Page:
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On Tue, 16 Dec 2008 06:59:41 -0600, Morris Dovey wrote:

If you stop and think about the reason unions was created in the first place, to protect the workers, there was a need at that time. Now there is enough laws on the books that protect the workers, there is really no need for union protection. Unions now only serve themselves and create high wages and benefits that most companies cannot afford, but what choice does the company have in today's society. Union's still project the image that they are their to protect the worker, when it is now no longer necessary because of the current laws.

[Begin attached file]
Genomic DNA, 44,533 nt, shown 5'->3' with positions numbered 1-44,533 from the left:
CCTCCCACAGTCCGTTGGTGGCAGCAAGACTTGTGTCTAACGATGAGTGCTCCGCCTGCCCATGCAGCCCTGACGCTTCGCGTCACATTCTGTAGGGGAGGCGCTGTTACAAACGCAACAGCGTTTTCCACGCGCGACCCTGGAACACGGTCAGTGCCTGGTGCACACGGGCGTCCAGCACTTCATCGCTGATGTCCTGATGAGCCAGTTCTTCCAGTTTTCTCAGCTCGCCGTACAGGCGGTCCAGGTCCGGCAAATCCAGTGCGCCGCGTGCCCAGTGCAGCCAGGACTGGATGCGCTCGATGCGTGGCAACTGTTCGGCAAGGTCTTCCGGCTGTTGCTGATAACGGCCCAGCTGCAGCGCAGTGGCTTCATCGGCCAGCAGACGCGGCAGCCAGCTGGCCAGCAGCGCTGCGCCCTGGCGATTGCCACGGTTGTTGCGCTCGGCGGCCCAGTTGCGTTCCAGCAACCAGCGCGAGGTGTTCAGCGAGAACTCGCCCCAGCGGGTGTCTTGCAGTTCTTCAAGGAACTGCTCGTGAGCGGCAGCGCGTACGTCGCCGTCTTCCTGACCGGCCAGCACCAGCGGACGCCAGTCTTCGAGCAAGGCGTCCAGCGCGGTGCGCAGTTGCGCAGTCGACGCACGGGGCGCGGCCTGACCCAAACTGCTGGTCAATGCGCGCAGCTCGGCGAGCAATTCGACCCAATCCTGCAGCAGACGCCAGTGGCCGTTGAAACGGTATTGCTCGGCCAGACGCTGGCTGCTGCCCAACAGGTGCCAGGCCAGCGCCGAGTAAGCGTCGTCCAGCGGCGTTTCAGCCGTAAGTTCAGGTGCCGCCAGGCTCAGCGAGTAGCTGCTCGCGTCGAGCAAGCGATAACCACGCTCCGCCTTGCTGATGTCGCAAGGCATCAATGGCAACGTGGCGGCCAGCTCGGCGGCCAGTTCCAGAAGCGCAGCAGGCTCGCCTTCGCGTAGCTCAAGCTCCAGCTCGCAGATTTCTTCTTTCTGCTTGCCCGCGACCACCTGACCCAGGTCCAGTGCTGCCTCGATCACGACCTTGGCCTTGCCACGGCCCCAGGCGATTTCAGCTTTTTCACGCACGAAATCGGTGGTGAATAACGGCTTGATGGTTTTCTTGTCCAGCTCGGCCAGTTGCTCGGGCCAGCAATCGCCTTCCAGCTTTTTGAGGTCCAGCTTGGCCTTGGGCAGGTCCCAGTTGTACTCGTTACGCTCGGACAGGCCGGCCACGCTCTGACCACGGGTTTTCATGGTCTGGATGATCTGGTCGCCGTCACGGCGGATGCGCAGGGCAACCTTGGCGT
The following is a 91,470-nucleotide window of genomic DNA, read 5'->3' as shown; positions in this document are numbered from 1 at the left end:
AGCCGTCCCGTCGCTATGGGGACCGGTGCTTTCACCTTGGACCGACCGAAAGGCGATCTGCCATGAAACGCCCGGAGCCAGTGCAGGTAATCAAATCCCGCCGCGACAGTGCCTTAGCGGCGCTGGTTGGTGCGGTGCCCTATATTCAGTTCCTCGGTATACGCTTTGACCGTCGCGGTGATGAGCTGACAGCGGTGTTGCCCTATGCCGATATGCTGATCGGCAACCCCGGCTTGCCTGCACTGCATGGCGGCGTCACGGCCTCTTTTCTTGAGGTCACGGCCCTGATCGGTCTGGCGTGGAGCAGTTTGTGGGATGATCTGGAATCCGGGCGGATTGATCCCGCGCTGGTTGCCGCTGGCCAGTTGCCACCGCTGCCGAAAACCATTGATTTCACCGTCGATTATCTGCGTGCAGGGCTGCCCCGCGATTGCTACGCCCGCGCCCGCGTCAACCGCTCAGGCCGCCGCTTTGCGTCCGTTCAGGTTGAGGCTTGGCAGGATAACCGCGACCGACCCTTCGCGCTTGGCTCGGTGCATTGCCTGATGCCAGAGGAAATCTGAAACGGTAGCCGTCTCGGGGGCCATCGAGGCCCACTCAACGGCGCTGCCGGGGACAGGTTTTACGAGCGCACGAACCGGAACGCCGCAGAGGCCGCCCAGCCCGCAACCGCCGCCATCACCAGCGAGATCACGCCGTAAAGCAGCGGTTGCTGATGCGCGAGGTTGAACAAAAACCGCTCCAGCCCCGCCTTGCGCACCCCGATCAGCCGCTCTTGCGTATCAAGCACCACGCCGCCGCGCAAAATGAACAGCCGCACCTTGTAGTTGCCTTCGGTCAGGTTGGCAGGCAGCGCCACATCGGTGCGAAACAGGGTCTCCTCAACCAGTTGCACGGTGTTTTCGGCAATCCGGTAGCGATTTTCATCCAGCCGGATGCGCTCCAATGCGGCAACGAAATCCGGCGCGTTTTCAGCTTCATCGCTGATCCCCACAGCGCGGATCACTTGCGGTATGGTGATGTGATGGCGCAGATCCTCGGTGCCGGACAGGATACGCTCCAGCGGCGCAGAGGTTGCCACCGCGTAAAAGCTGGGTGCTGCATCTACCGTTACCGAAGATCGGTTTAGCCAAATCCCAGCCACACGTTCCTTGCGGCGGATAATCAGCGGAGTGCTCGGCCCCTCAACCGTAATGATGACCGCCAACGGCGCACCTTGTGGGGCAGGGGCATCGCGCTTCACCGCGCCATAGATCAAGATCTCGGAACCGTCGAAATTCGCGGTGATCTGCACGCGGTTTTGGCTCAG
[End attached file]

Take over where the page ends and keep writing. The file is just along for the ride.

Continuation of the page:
Paul T.
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PHT wrote:

On the surface, it would seem so - but I worry that there are too many enterprises would pay only the mandated minimum wage. I'm not hypothesizing here - and historically single-enterprise communities were virtually enslaved before the advent of the American labor movement.
You might find it an interesting exercise to extend that minimum wage to an annual gross income (multiply by 40 hours/week and again by 52 weeks/year) and divide by 12 for a monthly gross income. Then consider the quality of life afforded by the resulting /net/ (after deductions) income. To make it real, would you choose that for yourself/your kids/your grandchildren?

Almost. I'm not a fan of trade unions, but there are situations in which there is no way an individual can negotiate a just solution to a problem.